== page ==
4.5. Configuring Software RAID

4.5. Configuring Software RAID

Users can configure Software RAID during the graphical installation process (Disk Druid), the text-based installation process, or during a kickstart installation.This chapter covers Software RAID configuration during the installation process using the Disk Druid application.

Note

Although this procedure covers installating with a GUI application, system administrators can do the same with text-based installation.

Configuration of software RAID must be done manually in Disk Druid during the installation process.

These examples use two 9.1 GB SCSI drives (/dev/sda and /dev/sdb) to illustrate the creation of simple RAID1 configurations. They detail how to create a simple RAID 1 configuration by implementing multiple RAID devices.

On the Disk Partitioning Setup screen, select Manually partition with Disk Druid.

4.5.1. Creating the RAID Partitions

In a typical situation, the disk drives are new or are formatted. Both drives are shown as raw devices with no partition configuration in Figure 4.1, “Two Blank Drives, Ready For Configuration”.

Two Blank Drives, Ready For Configuration

Figure 4.1. Two Blank Drives, Ready For Configuration

  1. In Disk Druid, choose RAID to enter the software RAID creation screen.

  2. Choose Create a software RAID partition to create a RAID partition as shown in Figure 4.2, “RAID Partition Options”. Note that no other RAID options (such as entering a mount point) are available until RAID partitions, as well as RAID devices, are created.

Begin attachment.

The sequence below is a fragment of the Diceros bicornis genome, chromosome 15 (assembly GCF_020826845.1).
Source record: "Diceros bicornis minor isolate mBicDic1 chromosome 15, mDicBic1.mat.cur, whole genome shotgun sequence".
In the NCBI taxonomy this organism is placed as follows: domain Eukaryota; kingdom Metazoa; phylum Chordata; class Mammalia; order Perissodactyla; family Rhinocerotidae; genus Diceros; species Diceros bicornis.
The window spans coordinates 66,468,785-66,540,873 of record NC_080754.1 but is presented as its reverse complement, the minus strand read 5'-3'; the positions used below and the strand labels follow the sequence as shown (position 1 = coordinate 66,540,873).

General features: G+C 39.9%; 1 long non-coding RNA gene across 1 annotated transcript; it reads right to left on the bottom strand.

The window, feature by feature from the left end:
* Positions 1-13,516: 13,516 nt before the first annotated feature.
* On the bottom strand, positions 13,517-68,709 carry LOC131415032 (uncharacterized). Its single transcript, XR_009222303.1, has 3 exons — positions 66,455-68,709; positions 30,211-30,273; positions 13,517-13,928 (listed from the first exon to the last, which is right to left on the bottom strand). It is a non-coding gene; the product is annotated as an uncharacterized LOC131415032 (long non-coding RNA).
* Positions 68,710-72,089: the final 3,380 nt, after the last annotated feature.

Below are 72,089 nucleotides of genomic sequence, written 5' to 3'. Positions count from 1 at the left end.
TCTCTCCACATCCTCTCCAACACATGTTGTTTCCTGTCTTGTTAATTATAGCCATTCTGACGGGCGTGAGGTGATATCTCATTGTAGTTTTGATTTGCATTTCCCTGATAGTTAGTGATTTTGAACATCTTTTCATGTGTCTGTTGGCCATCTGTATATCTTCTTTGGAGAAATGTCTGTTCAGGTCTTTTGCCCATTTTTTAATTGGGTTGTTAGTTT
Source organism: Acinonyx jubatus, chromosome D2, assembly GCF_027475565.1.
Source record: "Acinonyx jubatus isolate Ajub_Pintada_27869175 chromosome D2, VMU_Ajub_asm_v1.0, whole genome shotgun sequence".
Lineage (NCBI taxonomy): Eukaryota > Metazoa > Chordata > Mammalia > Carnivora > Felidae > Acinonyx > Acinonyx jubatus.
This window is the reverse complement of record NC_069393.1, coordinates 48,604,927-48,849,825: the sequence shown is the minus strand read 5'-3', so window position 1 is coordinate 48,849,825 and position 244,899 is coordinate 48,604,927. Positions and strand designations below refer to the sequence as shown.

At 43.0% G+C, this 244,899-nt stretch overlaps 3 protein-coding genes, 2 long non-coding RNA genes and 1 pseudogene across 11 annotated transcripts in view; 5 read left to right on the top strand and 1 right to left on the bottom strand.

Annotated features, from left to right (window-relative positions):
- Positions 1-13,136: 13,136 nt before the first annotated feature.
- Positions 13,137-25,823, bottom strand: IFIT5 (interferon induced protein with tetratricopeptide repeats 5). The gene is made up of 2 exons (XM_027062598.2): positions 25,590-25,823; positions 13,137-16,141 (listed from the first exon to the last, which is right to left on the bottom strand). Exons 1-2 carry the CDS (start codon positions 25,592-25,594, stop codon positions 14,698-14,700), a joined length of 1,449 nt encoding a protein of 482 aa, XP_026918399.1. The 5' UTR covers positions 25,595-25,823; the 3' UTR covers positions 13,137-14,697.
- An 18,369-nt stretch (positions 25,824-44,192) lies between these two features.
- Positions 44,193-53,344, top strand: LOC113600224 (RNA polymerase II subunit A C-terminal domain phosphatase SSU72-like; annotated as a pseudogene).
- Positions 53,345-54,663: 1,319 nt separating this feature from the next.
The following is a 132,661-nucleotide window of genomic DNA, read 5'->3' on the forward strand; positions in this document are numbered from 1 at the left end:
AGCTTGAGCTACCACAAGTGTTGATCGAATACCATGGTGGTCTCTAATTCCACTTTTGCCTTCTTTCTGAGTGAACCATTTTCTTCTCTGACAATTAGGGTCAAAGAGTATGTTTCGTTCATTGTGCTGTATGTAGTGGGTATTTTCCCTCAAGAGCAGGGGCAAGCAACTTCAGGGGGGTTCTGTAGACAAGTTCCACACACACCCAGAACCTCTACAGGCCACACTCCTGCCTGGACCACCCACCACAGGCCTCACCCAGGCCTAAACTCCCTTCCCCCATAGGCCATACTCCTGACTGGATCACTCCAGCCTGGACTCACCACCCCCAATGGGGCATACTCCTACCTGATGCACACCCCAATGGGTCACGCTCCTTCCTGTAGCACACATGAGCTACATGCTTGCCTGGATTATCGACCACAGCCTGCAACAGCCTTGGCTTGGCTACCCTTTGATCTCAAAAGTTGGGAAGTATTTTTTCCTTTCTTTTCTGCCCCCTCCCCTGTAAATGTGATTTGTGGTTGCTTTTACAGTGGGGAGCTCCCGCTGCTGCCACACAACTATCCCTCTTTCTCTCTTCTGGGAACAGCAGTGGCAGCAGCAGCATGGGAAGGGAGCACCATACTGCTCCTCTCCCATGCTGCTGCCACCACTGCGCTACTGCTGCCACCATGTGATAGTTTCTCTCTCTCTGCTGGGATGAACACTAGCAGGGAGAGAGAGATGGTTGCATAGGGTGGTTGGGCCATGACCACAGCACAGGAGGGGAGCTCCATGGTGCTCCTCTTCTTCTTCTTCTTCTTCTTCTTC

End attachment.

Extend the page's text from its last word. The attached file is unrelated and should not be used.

RAID Partition Options

    Figure 4.2. RAID Partition Options

  3. A software RAID partition must be constrained to one drive. For Allowable Drives, select the drive to use for RAID. If you have multiple drives, by default all drives are selected and you must deselect the drives you do not want.

    Adding a RAID Partition

    Figure 4.3. Adding a RAID Partition

  4. Enter the size that you want the partition to be.

  5. Select Fixed Size to specify partition size. Select Fill all space up to (MB) and enter a value (in MB) to specify partition size range. Select Fill to maximum allowable size to allow maximum available space of the hard disk. Note that if you make more than one space growable, they share the available free space on the disk.

  6. Select Force to be a primary partition if you want the partition to be a primary partition. A primary partition is one of the first four partitions on the hard drive. If unselected, the partition is created as a logical partition. If other operating systems are already on the system, unselecting this option should be considered. For more information on primary versus logical/extended partitions, refer to the appendix section of the Red Hat Enterprise Linux Installation Guide.

  7. Repeat these steps to create as many partitions as you need for your partitions.

Repeat these steps to create as many partitions as needed for your RAID setup. Notice that all the partitions do not have to be RAID partitions. For example, you can configure only the /boot/ partition as a software RAID device, leaving the root partition (/), /home/, and swap as regular file systems. Figure 4.4, “RAID 1 Partitions Ready, Pre-Device and Mount Point Creation” shows successfully allocated space for the RAID 1 configuration (for /boot/), which is now ready for RAID device and mount point creation: